A test-run of potential traffic jam caused by trucks carrying goods into Britain from Europe has caused widespread outrage in the country with many mocking it as a farce to frighten European Union about ramifications of UK’s withdrawal from the bloc with no agreement.
“This is a taxpayer-funded farce,” said Layla Moran, a Liberal Democrat lawmaker and a fierce critics of Brexit on Monday after the transport ministry rolled a convoy of nearly 90 trucks from Manston airfield in Kent, in southern England, to the port of Dover, Britain’s most important gateway to Europe which many expect could see chaos and disruption in case of a no-deal Brexit.
The ministry said hiring the lorries cost 48,950 pounds ($62,484) in a test-run that saw them driving from Manston airfield to Dover and back to the airfield.
Other critics said the drill was too little, too late with Britain’s Road Haulage Association (RHA) saying it should be repeated again so that the British government could properly stress-test the management of thousands of lorries on Kent’s roads.
“Today’s trial cannot possibly duplicate the reality of 4,000 trucks being held at Manston airport in the event of a no-deal Brexit,” said RHA’s chief executive Richard Burnett in a statement.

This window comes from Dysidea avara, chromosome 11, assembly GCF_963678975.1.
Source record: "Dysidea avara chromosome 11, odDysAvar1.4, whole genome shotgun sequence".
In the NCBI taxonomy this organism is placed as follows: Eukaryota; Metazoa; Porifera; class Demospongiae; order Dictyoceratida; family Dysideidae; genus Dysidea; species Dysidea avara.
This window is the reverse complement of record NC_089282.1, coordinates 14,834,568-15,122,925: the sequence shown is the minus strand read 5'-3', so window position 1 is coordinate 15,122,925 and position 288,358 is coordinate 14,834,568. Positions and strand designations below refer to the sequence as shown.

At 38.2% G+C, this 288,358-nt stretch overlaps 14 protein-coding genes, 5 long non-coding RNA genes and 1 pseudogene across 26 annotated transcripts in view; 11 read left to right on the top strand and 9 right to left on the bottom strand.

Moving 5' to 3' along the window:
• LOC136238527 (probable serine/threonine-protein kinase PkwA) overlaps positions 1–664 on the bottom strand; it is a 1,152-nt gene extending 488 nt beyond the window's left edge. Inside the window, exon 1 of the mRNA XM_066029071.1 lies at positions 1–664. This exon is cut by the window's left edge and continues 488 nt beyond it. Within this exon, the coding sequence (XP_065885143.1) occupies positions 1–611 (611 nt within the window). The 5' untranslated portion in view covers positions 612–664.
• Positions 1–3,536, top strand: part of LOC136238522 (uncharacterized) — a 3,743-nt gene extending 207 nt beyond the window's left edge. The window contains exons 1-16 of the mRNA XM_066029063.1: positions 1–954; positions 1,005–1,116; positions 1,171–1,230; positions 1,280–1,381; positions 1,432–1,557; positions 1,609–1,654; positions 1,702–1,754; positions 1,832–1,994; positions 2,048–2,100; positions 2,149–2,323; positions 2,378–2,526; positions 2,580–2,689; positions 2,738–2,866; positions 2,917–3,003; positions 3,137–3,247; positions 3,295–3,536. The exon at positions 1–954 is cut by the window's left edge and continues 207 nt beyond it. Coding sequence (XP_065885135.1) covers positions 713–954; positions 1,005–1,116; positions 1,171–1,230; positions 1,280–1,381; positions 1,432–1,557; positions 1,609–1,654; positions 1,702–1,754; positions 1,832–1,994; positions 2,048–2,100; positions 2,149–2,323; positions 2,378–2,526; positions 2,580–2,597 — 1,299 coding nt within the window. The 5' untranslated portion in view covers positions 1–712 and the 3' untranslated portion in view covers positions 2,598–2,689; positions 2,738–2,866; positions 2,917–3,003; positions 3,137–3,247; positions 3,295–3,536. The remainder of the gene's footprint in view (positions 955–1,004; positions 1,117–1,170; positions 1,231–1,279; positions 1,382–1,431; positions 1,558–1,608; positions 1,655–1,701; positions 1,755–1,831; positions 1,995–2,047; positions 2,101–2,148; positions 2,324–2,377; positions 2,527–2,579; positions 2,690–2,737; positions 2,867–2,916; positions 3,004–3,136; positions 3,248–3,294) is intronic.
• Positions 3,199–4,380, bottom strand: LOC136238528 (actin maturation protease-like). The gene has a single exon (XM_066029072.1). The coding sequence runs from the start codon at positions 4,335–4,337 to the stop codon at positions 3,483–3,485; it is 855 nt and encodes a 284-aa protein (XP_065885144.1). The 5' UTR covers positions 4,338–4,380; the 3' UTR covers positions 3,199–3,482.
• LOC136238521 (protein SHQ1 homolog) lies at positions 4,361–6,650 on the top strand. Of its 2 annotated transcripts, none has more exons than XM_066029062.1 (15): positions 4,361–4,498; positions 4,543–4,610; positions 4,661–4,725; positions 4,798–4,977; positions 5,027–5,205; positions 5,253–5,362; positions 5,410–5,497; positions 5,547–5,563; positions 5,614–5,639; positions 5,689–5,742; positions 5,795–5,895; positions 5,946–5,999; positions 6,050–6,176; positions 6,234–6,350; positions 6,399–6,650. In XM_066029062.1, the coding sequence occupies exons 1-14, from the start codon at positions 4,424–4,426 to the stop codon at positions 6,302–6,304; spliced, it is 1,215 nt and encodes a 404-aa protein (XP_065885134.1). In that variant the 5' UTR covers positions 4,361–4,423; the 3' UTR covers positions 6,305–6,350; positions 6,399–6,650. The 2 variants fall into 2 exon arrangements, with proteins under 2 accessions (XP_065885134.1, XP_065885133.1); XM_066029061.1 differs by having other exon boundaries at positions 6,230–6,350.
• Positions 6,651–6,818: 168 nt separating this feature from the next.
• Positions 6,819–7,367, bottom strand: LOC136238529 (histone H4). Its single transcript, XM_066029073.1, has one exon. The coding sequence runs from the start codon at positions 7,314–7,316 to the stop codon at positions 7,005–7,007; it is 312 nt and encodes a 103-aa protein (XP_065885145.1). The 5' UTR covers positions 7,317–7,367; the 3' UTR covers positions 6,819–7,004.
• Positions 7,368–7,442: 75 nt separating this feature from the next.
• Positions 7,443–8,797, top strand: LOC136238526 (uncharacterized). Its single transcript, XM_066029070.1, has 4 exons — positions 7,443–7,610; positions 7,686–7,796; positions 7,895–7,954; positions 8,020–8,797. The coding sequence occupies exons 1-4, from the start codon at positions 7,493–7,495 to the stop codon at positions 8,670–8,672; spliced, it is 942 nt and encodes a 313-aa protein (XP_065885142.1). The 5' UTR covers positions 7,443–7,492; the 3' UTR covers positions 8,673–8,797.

Charlie Elphicke, a Conservative lawmaker for Dover, said the exercise was not the right plan given the huge difficulties that might arise at Dover after a no-deal Brexit.
“Less than a hundred lorries is a drop in the ocean compared to the more than 10,000 that go to the channel ports every day,” said Elphicke, adding, “Sending lorries across Kent on a wild goose chase to Manston airport and then to the port of Dover by small and winding, often single track ‘A roads’ through Kent villages is not the right plan.”
The British government has indicated that it has plans in place to cope with the no-deal Brexit, a scenario that could become highly likely on Britain’s departure date from the EU on March 29, 2019, if the parliament rejects a draft Brexit deal signed between London and the bloc in November. – Press TV.